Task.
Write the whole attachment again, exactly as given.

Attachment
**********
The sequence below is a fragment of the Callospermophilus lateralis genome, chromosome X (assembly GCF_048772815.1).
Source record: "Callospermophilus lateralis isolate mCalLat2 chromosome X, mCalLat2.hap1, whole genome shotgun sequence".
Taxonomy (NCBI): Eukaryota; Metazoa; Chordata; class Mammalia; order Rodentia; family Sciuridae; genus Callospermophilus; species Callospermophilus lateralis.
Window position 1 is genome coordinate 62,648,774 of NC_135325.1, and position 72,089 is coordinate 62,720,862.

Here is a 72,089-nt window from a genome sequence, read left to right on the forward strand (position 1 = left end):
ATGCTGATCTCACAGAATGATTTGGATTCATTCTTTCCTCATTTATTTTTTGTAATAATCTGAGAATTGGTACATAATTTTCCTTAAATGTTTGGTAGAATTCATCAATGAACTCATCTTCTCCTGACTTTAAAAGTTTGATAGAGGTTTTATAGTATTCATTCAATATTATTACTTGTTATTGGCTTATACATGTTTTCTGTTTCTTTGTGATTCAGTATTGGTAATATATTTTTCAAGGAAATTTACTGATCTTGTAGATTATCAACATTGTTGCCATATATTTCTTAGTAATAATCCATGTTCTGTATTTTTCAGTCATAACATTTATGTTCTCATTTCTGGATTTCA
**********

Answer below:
The sequence below is a fragment of the Callospermophilus lateralis genome, chromosome X (assembly GCF_048772815.1).
Source record: "Callospermophilus lateralis isolate mCalLat2 chromosome X, mCalLat2.hap1, whole genome shotgun sequence".
Taxonomy (NCBI): Eukaryota; Metazoa; Chordata; class Mammalia; order Rodentia; family Sciuridae; genus Callospermophilus; species Callospermophilus lateralis.
Window position 1 is genome coordinate 62,648,774 of NC_135325.1, and position 72,089 is coordinate 62,720,862.

Here is a 72,089-nt window from a genome sequence, read left to right on the forward strand (position 1 = left end):
ATGCTGATCTCACAGAATGATTTGGATTCATTCTTTCCTCATTTATTTTTTGTAATAATCTGAGAATTGGTACATAATTTTCCTTAAATGTTTGGTAGAATTCATCAATGAACTCATCTTCTCCTGACTTTAAAAGTTTGATAGAGGTTTTATAGTATTCATTCAATATTATTACTTGTTATTGGCTTATACATGTTTTCTGTTTCTTTGTGATTCAGTATTGGTAATATATTTTTCAAGGAAATTTACTGATCTTGTAGATTATCAACATTGTTGCCATATATTTCTTAGTAATAATCCATGTTCTGTATTTTTCAGTCATAACATTTATGTTCTCATTTCTGGATTTCA